Mention corporate hospitality and the discussion will soon turn to alcohol, and when alcohol is at large then danger or the unexpected lurk not too far away. And where there are people and there is booze, there is always the chance that not everything will quite go to plan – and may even take on a life of its own.
Well-oiled corporate hospitality machines may have it that when clients meet hosts there is talking, laughter, contact, even sage exchange and always a justified budget spend.
But, everyone knows that corporate functions large or small are an explosive mix of the garrulous and the timid, the anxious and the effusive, friend and foe, chalk and cheese – stoked by alcohol and sometimes temperance – and waiting to bubble, go flat or explode.
‘You have to remember that clients and hosts at corporate hospitality events are no different to anyone else,’ says one big five event organiser. ‘When everyone is drinking, it’s like looking after lots of children.’
Suits and casual uniforms may be worn, but when the booze hits the cerebral cortex it would seem like everyone has the potential to revert to short trousers or skirts.
So when you’re standing in a hospitality tent and the Chardonnay and guests have begun to warm, the sound of your voice and others seem a little more distant, and bang it dawns on you – you’ve had a bit much.
What do you do? Baker Tilly chairman Clive Parritt has attended more corporate functions than most accountants have eaten hot dinners. His advice is to keep listening, or at least, look as if you are.
‘Listen to what your clients have to say as they drink,’ he says. ‘And, if you can, don’t drink yourself – you will remember more.’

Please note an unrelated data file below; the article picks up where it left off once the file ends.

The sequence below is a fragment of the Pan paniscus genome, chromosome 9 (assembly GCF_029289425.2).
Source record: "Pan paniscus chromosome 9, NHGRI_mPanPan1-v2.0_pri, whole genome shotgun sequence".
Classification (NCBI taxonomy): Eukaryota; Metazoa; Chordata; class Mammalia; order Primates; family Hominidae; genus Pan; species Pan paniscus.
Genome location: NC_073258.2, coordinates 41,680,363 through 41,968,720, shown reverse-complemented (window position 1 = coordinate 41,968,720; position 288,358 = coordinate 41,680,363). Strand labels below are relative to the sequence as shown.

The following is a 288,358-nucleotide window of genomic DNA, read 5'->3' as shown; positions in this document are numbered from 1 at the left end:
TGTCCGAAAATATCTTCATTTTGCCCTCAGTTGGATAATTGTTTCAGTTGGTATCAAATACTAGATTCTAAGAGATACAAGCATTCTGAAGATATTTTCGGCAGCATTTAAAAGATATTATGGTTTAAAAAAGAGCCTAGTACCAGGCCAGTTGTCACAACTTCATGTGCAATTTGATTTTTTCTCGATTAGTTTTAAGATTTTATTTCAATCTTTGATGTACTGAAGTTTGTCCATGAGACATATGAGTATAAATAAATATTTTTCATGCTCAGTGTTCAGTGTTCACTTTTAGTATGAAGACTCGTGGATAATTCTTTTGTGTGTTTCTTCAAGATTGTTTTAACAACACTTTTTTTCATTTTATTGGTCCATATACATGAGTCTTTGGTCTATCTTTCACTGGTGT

But from one-to-one dinners to round table and gala knees ups, breakfast meetings to top sporting events, peer group pressure often railroads the most abstemious, and has forced drastic measure.
There is the tanked-up after dinner speaker who often won’t shut-up – and has forced organisers on more than one occasion to pull the microphone plug and claim an electrical fault.
Or there’s the staggering one who gets lost, the inebriated client who gets abusive, the one who vomits in the plant pot in the corner or decides to rub himself into female guests.
And it’s not just alcohol that makes people swoon – nervousness drove the wife of one accountancy firm’s partner to feign a black out at a diner and ambulance crew to be called. She gave the game away when she said she was happy to walk back to the hotel.
If clients and partners are seeing double, organisers believe that corporate hospitality is far more focused on aims and results than ever before.
‘Things are much more focused than they were in the 1980s, when no one took too much attention to why money was spent,’ explains Sarah McEvoy, national events manager for Ernst & Young.
‘Now, we need to go through business planning and target what we’re trying to market.’
Since joining the Big Five firm, she has seen five year plans for corporate hospitality set-up, accounts to monitor allocated budgets to individual clients, and meetings to decide why or why not clients have been taken here or there. ‘It’s vital when 10 people going to a World Cup game or similar could cost anything up to and more than £800 a head.’
Costs may climb, but events are also getting bigger, with Ernst & Young organising a banquet in London in October for 1,000 guests for its entrepreneur of the year scheme.
Whatever the changes, Parritt has the best advice.
‘I wouldn’t do anything that you are likely to regret the next morning,’ he says.
Our top junket advice
Hang around the corner – you’ll only find groups of journalists, publicrelations officers and social failures
Return from the WC with your shirt tucked into your underwear
Follow spicy food with fizzy carbonated drinks
Walk off with bottles of complimentary champagne or tubs of caviar for your girlor boyfriend, partner or spouse
Talk loudly above the speech
Focus on you clients at the expense of your mates
Listen to what the clients are saying rather than smiling blankly and knowingly
Keep tabs on the number of glasses you’ve put back
Eat as you drink
Ask people’s name – before getting embroiled in a half hour conversation andit’s too late to ask
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